Manchester City and Liverpool arguably both deserve to be Premier League champions, but only one team can claim the title.

City are strong favourites to defend their crown, needing a win at Brighton and Hove Albion to guarantee top spot, while anything less will open the door for the Reds to clinch glory with victory at home to Wolves.

The Seagulls will not be a walkover, but with City having won 13 Premier League games in a row they will surely not stumble at the final hurdle.

So how have Liverpool and City been so far clear of the competition this season? Omnisport takes a look.


Liverpool and City are both brilliant going forward, but it is arguably their resilience at the back that has seen them march clear of the chasing pack. Both teams have kept 20 clean sheets in the Premier League this term, with Brazil internationals Ederson and Alisson going head-to-head for the Golden Glove in Sunday's action.

City have kept clean sheets in each of their past four games - helped by club captain Vincent Kompany returning for the run-in - while Liverpool's 22 goals conceded is level with City's record as the best in the league by some distance. For comparison, Tottenham's 37 conceded is the nearest anyone has got to the top two.

Mistakes have been few and far between from either side. City have only made two errors leading to goals all season in the Premier League, while Liverpool's four is only worse than Chelsea and Wolves on three apiece. West Ham's 14 errors leading to shots on goal is the lowest in the division but City have only made one more, with Liverpool on 16.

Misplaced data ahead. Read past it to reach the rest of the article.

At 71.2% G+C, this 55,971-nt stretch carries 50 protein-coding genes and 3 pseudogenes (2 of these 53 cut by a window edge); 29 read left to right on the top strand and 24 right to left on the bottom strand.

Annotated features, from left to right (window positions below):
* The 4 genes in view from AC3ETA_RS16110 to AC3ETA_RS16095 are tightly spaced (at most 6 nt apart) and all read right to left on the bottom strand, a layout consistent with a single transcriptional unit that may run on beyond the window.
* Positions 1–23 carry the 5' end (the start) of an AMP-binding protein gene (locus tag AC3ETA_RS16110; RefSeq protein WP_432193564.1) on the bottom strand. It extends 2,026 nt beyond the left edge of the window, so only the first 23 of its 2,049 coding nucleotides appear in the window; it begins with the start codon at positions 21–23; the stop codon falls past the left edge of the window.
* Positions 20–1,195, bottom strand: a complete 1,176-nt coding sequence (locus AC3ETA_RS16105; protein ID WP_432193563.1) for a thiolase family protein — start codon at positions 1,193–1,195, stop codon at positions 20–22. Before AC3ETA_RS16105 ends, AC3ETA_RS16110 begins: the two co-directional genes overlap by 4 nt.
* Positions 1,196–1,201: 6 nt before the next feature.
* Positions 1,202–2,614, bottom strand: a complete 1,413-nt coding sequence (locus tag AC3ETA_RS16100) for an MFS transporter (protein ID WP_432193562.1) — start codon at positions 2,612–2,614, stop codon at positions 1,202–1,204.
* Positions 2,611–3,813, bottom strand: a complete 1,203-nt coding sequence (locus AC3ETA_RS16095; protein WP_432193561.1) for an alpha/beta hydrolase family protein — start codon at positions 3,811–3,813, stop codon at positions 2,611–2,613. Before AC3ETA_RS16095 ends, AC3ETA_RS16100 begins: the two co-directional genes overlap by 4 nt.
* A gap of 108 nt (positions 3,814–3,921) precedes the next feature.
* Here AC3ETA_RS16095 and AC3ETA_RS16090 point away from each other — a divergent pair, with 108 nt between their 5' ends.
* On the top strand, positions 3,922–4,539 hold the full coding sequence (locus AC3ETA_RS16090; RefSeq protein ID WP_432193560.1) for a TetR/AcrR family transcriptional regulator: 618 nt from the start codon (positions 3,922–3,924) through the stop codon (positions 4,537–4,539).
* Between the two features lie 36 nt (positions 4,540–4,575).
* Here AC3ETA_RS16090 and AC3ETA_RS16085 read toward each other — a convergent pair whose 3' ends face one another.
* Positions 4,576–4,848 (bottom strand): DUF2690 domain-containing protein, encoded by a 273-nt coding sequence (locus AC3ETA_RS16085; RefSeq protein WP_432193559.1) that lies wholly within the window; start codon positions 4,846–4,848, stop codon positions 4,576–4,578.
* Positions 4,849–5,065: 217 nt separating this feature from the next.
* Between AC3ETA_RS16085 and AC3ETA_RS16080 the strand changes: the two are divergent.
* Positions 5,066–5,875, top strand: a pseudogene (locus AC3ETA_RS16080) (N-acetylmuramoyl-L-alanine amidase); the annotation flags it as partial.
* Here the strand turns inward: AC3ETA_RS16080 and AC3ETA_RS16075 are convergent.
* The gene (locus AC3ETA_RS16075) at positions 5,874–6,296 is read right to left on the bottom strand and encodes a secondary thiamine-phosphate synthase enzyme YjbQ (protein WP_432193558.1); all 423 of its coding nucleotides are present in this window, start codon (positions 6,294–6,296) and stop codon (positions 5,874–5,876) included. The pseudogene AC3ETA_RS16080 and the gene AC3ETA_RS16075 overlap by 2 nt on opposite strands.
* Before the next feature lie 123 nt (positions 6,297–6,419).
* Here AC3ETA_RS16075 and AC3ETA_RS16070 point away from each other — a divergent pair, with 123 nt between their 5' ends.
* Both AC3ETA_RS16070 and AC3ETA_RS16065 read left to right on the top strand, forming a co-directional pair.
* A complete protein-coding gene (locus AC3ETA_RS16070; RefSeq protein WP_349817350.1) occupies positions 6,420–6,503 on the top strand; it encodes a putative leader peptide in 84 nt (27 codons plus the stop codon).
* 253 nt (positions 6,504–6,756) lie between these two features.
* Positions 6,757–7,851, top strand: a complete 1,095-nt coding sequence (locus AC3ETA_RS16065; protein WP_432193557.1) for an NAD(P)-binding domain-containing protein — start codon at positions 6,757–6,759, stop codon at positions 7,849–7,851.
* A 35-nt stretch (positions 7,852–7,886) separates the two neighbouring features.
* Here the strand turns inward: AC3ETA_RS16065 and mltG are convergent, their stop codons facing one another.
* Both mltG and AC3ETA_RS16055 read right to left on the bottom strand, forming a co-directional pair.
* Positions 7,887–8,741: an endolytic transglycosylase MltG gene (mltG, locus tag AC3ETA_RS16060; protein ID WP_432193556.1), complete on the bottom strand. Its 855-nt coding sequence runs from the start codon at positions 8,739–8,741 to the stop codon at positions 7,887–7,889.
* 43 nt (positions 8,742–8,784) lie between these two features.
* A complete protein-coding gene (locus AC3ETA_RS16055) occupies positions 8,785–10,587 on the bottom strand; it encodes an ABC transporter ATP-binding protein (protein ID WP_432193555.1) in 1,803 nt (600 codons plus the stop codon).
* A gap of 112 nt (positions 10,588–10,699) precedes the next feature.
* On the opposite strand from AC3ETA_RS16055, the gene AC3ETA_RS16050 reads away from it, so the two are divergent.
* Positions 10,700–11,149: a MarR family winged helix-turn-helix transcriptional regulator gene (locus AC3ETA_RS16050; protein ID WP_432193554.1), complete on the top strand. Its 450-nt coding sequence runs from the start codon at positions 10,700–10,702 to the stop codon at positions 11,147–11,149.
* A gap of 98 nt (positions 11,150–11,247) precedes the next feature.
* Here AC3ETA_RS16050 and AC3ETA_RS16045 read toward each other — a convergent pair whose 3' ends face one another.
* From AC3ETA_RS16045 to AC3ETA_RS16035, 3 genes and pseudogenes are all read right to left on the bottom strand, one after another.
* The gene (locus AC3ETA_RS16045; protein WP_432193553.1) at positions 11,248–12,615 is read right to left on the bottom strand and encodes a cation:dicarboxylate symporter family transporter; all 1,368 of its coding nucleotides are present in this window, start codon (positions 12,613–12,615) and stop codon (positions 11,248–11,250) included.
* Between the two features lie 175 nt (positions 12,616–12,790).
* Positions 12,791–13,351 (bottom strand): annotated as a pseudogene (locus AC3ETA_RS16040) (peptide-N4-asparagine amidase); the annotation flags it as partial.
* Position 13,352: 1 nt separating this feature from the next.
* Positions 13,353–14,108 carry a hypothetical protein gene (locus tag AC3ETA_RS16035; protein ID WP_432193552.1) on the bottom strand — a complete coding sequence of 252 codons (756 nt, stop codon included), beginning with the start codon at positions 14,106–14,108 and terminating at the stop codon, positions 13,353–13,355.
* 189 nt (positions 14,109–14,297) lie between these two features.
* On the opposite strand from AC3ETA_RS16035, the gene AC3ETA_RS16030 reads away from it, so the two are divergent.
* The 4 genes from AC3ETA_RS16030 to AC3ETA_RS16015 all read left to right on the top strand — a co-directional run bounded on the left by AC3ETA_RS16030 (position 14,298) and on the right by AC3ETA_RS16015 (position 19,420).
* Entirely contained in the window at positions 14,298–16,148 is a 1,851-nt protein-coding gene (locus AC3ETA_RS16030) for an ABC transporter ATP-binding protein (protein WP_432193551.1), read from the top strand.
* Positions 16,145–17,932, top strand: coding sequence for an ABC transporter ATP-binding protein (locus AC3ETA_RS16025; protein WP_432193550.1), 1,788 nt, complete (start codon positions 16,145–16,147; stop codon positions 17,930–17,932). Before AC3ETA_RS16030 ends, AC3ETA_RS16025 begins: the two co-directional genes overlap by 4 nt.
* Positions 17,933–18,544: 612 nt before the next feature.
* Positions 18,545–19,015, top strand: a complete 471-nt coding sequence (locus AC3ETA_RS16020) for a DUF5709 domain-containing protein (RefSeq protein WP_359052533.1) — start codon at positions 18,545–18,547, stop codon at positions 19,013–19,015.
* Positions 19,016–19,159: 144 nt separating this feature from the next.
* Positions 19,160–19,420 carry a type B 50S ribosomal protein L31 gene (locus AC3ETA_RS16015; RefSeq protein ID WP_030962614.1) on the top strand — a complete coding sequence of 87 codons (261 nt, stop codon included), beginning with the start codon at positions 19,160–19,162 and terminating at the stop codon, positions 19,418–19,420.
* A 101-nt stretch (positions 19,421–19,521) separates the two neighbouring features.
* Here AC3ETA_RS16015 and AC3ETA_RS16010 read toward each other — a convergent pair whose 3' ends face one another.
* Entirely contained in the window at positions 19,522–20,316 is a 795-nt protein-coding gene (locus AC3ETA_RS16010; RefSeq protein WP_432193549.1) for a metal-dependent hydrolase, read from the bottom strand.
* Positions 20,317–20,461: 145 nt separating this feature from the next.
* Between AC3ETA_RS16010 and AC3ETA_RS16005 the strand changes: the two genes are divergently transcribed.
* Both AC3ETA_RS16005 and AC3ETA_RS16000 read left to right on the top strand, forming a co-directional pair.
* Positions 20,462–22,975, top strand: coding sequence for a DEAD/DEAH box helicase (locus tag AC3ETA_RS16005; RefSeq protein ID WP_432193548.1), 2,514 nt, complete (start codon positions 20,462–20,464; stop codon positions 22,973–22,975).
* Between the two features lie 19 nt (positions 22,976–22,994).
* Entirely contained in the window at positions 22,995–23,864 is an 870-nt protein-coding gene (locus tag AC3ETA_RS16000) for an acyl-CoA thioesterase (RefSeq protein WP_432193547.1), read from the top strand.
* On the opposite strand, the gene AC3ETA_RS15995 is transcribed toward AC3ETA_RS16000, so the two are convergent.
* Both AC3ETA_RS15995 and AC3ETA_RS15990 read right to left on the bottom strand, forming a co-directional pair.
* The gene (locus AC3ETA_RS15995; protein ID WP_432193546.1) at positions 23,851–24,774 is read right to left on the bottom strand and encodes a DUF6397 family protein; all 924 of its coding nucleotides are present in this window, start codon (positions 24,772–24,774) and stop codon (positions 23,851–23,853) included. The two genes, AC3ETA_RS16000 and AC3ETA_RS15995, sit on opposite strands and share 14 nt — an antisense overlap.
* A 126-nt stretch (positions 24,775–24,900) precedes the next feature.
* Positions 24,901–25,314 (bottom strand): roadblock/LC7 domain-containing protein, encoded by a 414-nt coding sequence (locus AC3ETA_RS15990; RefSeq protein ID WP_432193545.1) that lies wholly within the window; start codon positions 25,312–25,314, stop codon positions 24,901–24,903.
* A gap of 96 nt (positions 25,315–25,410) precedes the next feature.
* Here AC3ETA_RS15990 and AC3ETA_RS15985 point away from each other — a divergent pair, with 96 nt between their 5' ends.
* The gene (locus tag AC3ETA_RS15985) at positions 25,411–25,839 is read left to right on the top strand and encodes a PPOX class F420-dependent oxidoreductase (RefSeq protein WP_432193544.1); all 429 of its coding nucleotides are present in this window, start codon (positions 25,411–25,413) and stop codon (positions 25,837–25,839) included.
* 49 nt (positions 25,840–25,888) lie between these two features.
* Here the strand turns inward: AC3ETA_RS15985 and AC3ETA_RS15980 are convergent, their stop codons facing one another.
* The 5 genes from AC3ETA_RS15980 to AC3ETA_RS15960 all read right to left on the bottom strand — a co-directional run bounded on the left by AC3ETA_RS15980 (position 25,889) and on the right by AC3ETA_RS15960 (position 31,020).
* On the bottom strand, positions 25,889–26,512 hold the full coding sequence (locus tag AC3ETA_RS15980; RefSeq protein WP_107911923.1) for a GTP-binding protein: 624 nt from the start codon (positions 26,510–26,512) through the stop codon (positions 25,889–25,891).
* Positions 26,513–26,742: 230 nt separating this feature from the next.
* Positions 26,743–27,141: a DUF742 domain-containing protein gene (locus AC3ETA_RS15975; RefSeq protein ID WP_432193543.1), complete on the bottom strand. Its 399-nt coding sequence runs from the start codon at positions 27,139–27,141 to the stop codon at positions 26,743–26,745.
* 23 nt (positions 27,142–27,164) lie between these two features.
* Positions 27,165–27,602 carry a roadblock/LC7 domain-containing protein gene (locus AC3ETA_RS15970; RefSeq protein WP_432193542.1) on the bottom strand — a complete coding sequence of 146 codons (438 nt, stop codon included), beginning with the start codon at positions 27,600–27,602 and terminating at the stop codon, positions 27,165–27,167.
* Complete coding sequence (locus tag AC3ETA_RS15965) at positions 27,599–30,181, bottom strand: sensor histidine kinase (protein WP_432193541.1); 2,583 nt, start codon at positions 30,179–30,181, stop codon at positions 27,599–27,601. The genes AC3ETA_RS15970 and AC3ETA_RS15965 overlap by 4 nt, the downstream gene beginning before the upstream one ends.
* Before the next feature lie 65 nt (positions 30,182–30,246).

Pep Guardiola's philosophy is well known and City have followed his plans to the letter this season. They have recorded a league-high possession figure of 67.91 per cent, with Liverpool ranking third behind the arrival of 'Sarriball' at Chelsea. It is no surprise to see City top the table for passes, with their 25,784 more than a thousand over Chelsea's tally. Again, Liverpool sit third - on 23,033 - with Jurgen Klopp's side employing a pacier style.

Crucially, when City do lose the ball they tend to win it back very quickly. They have recovered possession in the final third 194 times this season, more than anyone else in the league. Even Klopp's 'Gegenpressing' at Liverpool has only yielded 181 recoveries here - behind Chelsea and Everton. Bernardo Silva's energy has also been key for City. The two highest distances covered in the Premier League this season both belong to the Portugal international, who ran an amazing 13.707 kilometres against Liverpool in January and a fraction under that versus Spurs in October.